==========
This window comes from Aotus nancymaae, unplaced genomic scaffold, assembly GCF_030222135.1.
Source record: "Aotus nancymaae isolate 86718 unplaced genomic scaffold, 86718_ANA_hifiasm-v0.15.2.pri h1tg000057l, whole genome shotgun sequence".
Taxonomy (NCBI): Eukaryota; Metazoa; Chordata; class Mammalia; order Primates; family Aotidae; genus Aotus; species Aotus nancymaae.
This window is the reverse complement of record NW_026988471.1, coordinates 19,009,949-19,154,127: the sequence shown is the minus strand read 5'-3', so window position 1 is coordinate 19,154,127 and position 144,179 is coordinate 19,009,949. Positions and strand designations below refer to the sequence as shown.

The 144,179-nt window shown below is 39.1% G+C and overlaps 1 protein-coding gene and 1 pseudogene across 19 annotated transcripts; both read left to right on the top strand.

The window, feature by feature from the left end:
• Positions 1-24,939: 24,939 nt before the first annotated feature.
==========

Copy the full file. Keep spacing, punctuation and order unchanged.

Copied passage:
This window comes from Aotus nancymaae, unplaced genomic scaffold, assembly GCF_030222135.1.
Source record: "Aotus nancymaae isolate 86718 unplaced genomic scaffold, 86718_ANA_hifiasm-v0.15.2.pri h1tg000057l, whole genome shotgun sequence".
Taxonomy (NCBI): Eukaryota; Metazoa; Chordata; class Mammalia; order Primates; family Aotidae; genus Aotus; species Aotus nancymaae.
This window is the reverse complement of record NW_026988471.1, coordinates 19,009,949-19,154,127: the sequence shown is the minus strand read 5'-3', so window position 1 is coordinate 19,154,127 and position 144,179 is coordinate 19,009,949. Positions and strand designations below refer to the sequence as shown.

The 144,179-nt window shown below is 39.1% G+C and overlaps 1 protein-coding gene and 1 pseudogene across 19 annotated transcripts; both read left to right on the top strand.

The window, feature by feature from the left end:
• Positions 1-24,939: 24,939 nt before the first annotated feature.